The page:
Cuffcompare was used to compare the similarity of transcripts and assess the construction of transcripts. Cuffmerge was used to combine multiple transcript sets into a single transcript set. The gene expression pattern was analyzed using the PlotPCA package, and heatmaps were drawn according to the gene expression using the Pheatmap package in the R language. Cuffdiff was used to screen the differentially expressed genes. The screening threshold for differentially expressed genes in Cuffdiff was false discovery rate (FDR) <0.05, abs (log foldchange) >1; that is, P value <0.05 and a fold change of >2 after correction. A volcano plot was drawn using Ggplot2 package. The distribution of differentially expressed genes was mapped to chromosomes using the graphics function of R language. Gene Ontology (GO) enrichment analysis of the differentially expressed genes was conducted using the Clusterprofiler package of the R language. The similarity between GO terms was calculated using GOSemSim and the GO terms cluster was labeled by Ggtree. The potential downstream genes of miR-133a-1 were predicted with TargetScan. Combined with the differentially expressed genes from the RNA-seq, the intersection was used for semantic similarity analysis using GOSemSim. The protein-protein interaction (PPI) network was analyzed using the STRING (Search Tool for the Retrieval of Interacting Genes/Proteins) database (https://string-db.org/).
High expression of miR-133a-1 was associated with favorable overall survival
To investigate the potential function of miR-133a-1 in breast cancer, the expression profiles of 916 patients with breast cancer were downloaded from the Kmplotter database. Patients were stratified into two sub-cohorts using the median value of miR-113a-1 expression of all the patients as the cutoff value. A total of 926 patients were included in the high miR-133a-1 expression subgroup, while 326 patients were included in the low miR-133a-1 expression subgroup. Kaplan-Meier analysis revealed that patients with low levels of miR-133a-1 expression showed superiority in median overall survival compared to patients with a high expression of miR-133a-1, with a hazard ratio (HR) of 1.4, and a 95% confidence interval (CI) of 1.1 to 1.8 (P=0.0056, Figure 1). These results indicated that miR-133a-1 may be a potential biomarker of overall survival in patients with breast cancer.
MiR-133a-1 overexpression in breast cancer cells triggered variations in the mRNA expression profiles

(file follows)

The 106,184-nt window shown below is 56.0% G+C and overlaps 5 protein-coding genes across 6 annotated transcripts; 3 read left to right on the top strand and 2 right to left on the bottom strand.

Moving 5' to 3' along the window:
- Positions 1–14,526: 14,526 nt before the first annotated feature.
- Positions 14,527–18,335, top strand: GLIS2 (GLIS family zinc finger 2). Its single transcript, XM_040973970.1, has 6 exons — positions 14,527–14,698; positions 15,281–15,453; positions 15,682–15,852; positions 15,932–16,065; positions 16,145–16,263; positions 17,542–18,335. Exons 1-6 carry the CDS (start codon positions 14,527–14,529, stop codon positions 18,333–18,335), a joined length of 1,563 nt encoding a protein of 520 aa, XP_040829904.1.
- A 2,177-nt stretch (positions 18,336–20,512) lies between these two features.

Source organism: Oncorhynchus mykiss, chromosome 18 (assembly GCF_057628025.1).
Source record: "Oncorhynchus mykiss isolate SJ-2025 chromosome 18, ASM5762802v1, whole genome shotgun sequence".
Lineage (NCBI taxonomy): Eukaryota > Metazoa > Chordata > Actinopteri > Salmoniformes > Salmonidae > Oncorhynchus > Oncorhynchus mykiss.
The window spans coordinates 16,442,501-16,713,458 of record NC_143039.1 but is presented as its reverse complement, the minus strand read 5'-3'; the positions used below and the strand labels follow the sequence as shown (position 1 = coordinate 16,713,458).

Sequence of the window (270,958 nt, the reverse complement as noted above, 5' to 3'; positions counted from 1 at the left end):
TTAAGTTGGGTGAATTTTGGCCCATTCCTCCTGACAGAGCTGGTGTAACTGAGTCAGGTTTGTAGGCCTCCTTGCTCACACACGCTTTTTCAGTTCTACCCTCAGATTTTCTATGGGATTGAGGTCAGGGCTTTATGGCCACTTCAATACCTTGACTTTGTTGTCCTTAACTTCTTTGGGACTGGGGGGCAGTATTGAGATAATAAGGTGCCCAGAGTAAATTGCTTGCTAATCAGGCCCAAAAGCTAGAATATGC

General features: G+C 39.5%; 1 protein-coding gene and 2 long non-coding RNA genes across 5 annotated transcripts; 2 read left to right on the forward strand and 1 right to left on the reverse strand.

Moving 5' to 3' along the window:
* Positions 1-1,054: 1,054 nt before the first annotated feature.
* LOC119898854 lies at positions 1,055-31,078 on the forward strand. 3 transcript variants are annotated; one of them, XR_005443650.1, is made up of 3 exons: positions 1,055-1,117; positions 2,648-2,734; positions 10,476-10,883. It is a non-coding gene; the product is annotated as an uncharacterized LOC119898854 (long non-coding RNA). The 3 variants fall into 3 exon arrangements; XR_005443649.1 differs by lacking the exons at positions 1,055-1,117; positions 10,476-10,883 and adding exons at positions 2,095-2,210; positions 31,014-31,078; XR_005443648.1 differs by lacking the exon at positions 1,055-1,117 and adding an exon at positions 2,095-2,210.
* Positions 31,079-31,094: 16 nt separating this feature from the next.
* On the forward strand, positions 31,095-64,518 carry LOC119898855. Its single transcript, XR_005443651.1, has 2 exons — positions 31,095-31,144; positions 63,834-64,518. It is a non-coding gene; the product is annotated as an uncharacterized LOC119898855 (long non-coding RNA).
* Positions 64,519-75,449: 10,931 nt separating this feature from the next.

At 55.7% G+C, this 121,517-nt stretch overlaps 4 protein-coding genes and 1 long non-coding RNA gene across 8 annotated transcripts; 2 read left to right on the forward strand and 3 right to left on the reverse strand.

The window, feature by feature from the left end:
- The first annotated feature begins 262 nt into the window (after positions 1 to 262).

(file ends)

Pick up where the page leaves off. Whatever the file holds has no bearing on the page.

To explore the potential target genes of miR-133a-1 in breast cancer, RNA-seq was performed on SKBR3 cells transfected with miR-133a-1 or the negative control miR-NC for 48 hours. Real-time quantitative PCR revealed that the levels of miR-133a-1 expression in cells transfected with miR-133a-1 were significantly higher than those in cells transfected with the negative control (Figure 2A).
A sequencing library was constructed for further RNA-seq analysis. A principal component analysis was conducted to assess the similarity or dissimilarity of gene expression patterns between cells overexpressing miR-133a-1 and cells transfected with the miR-NC. Cells overexpressing miR-133a-1 and cells transfected with miR-NC were grouped into distinct clusters, and the first two principal components explained more than 80% of the variability between the samples (Figure 2). This finding indicated the presence of differential gene expression patterns between the two samples, and confirmed the excellent performance of the RNA-seq.
The differential expression of genes
Hierarchical cluster analysis demonstrated the comprehensive differential gene expression patterns of samples with miR-133a-1 overexpression and cells transfected with miR-NC (Figure 3A). The results showed that the gene expression profiles of cells overexpressing miR-133a-1 were markedly different from those of the negative control cells. The immense impact of miR-133a-1 on gene expression in SKBR3 cells further supported the key role of miR-133a-1 in breast cancer.
The volcano plot in Figure 3B visualizes 1,216 differentially expressed genes between cells overexpressing miR-133a-1 and cells transfected with miR-NC, including 653 upregulated genes and 563 downregulated genes. The top 10 upregulated genes were MOCS3, CCR1, ZNF12, CDH5, CPA4, MBTD1, IFT80, RBM12B, EDIL3, and ZNF253. The top 10 downregulated genes were KRT14, RASD1, NCF2, KRT34, ZFP36, C11orf96, CLDN4, OAS2, CCL5, and DHRS2 (Table 1). BRCA1, the well-known breast cancer-related gene, was also found to be significantly downregulated in samples with miR-133a-1 overexpression (log2 fold change =1.08502; P value <0.001, q value <0.001).